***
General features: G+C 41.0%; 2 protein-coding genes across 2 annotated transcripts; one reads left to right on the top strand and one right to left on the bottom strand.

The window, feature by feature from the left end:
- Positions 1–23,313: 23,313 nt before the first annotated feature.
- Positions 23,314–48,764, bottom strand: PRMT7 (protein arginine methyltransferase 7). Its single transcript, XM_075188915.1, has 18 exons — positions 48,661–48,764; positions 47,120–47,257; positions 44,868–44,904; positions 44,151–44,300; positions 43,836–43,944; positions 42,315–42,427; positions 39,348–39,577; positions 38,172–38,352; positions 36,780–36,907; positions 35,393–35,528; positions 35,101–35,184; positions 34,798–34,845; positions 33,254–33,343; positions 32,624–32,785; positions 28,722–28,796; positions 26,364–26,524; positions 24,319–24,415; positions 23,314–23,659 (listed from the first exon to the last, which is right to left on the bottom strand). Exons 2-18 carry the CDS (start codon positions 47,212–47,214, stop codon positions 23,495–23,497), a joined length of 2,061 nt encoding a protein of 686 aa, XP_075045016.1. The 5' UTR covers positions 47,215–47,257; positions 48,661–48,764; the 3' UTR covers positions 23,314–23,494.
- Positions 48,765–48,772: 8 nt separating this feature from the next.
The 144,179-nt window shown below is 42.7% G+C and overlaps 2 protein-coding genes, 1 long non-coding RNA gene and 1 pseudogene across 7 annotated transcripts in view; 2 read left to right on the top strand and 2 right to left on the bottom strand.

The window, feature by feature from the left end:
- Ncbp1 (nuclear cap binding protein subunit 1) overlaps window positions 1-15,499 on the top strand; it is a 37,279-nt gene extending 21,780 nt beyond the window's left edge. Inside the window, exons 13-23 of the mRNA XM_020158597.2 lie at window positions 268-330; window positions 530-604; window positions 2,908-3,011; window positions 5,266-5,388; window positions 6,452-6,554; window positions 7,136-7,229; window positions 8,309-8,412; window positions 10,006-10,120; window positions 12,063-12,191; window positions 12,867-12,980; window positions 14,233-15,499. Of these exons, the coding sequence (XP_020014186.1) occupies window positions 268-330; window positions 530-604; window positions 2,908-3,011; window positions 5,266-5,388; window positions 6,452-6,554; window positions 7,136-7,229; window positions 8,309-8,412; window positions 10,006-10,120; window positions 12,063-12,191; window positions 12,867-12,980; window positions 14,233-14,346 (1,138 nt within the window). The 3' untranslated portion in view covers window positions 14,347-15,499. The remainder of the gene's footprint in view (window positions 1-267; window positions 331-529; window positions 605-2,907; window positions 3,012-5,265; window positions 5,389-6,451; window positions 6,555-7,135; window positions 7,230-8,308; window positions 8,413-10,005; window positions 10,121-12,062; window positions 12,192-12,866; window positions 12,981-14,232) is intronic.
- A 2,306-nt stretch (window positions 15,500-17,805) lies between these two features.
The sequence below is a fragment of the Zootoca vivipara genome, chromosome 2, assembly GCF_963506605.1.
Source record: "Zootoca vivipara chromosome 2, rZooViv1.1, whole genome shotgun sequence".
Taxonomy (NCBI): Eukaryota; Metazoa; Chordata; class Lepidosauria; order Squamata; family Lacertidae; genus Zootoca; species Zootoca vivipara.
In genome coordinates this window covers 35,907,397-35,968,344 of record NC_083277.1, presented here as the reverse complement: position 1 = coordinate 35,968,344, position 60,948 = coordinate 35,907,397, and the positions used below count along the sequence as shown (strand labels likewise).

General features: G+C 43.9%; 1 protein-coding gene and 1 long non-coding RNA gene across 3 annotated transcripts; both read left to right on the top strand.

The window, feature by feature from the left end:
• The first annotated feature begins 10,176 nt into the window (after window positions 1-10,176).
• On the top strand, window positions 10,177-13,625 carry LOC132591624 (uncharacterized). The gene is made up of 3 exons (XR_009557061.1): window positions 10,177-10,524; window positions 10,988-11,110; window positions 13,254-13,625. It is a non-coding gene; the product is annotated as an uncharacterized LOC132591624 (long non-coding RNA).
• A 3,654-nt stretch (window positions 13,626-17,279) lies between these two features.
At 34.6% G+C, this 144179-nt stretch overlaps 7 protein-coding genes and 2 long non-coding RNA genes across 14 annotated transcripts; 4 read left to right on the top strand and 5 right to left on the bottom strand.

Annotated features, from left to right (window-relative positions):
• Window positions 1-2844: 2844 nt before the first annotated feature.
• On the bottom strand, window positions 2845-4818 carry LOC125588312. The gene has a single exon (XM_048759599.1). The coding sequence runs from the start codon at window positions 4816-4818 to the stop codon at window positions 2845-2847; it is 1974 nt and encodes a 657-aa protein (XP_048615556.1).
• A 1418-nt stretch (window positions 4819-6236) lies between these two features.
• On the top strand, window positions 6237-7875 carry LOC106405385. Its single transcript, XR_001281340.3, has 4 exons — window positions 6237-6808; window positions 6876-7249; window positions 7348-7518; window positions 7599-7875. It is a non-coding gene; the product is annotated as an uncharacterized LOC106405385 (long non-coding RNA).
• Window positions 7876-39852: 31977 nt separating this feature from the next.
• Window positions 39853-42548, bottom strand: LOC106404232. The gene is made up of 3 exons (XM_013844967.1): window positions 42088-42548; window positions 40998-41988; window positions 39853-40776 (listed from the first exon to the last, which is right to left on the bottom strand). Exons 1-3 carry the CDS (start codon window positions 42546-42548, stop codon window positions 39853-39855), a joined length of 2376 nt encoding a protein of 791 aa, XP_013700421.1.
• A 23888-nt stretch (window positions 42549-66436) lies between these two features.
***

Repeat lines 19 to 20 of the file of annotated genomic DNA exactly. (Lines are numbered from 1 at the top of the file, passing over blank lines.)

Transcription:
At 34.6% G+C, this 144179-nt stretch overlaps 7 protein-coding genes and 2 long non-coding RNA genes across 14 annotated transcripts; 4 read left to right on the top strand and 5 right to left on the bottom strand.

Annotated features, from left to right (window-relative positions):